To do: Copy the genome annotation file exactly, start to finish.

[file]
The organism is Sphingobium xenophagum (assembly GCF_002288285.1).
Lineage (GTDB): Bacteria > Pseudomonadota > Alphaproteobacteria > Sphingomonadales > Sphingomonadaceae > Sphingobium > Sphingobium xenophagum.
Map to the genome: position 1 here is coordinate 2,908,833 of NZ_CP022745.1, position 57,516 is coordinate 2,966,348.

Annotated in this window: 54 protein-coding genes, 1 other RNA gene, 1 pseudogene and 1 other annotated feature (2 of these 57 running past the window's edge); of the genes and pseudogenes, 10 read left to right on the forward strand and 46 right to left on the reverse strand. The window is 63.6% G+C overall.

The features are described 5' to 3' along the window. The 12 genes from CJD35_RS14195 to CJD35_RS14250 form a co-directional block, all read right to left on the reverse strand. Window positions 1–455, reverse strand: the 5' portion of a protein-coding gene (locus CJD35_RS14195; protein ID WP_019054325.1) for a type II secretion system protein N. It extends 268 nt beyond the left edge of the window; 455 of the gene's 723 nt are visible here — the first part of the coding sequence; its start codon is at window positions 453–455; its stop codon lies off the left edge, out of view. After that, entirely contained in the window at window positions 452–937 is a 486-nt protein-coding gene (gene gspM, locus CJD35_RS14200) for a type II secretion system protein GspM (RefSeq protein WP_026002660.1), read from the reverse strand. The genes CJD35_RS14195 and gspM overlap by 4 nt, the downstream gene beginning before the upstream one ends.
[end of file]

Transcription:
The organism is Sphingobium xenophagum (assembly GCF_002288285.1).
Lineage (GTDB): Bacteria > Pseudomonadota > Alphaproteobacteria > Sphingomonadales > Sphingomonadaceae > Sphingobium > Sphingobium xenophagum.
Map to the genome: position 1 here is coordinate 2,908,833 of NZ_CP022745.1, position 57,516 is coordinate 2,966,348.

Annotated in this window: 54 protein-coding genes, 1 other RNA gene, 1 pseudogene and 1 other annotated feature (2 of these 57 running past the window's edge); of the genes and pseudogenes, 10 read left to right on the forward strand and 46 right to left on the reverse strand. The window is 63.6% G+C overall.

The features are described 5' to 3' along the window. The 12 genes from CJD35_RS14195 to CJD35_RS14250 form a co-directional block, all read right to left on the reverse strand. Window positions 1–455, reverse strand: the 5' portion of a protein-coding gene (locus CJD35_RS14195; protein ID WP_019054325.1) for a type II secretion system protein N. It extends 268 nt beyond the left edge of the window; 455 of the gene's 723 nt are visible here — the first part of the coding sequence; its start codon is at window positions 453–455; its stop codon lies off the left edge, out of view. After that, entirely contained in the window at window positions 452–937 is a 486-nt protein-coding gene (gene gspM, locus CJD35_RS14200) for a type II secretion system protein GspM (RefSeq protein WP_026002660.1), read from the reverse strand. The genes CJD35_RS14195 and gspM overlap by 4 nt, the downstream gene beginning before the upstream one ends.